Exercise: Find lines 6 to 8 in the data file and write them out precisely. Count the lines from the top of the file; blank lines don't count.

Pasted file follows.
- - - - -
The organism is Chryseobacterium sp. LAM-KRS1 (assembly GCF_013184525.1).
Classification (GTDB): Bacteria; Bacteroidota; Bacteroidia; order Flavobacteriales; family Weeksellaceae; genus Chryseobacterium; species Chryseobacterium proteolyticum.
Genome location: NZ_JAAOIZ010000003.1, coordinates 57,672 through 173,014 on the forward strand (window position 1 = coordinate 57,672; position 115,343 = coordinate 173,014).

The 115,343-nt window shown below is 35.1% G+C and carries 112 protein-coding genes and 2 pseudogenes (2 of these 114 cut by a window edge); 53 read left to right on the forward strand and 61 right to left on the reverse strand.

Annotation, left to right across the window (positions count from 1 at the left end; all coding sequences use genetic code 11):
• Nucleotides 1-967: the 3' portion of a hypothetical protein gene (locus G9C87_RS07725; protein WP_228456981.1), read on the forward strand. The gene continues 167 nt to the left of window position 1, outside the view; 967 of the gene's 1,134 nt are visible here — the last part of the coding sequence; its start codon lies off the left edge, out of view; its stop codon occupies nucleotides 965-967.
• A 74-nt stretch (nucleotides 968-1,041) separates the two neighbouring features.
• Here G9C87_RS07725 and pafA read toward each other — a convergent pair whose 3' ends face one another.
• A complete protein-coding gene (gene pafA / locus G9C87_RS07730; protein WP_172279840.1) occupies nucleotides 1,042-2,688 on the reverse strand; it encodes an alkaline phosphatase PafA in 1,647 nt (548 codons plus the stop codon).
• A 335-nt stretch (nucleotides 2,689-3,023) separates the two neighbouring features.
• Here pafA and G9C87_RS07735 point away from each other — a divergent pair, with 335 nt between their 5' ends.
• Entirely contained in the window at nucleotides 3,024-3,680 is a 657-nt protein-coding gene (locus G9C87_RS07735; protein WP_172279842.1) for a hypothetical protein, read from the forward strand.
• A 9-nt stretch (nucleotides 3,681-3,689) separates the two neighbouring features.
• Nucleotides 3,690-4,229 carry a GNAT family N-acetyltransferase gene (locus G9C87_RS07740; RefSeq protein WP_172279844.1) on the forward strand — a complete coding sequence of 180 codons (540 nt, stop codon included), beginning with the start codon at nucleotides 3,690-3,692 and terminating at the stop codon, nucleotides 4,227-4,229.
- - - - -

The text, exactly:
• Nucleotides 1-967: the 3' portion of a hypothetical protein gene (locus G9C87_RS07725; protein WP_228456981.1), read on the forward strand. The gene continues 167 nt to the left of window position 1, outside the view; 967 of the gene's 1,134 nt are visible here — the last part of the coding sequence; its start codon lies off the left edge, out of view; its stop codon occupies nucleotides 965-967.
• A 74-nt stretch (nucleotides 968-1,041) separates the two neighbouring features.
• Here G9C87_RS07725 and pafA read toward each other — a convergent pair whose 3' ends face one another.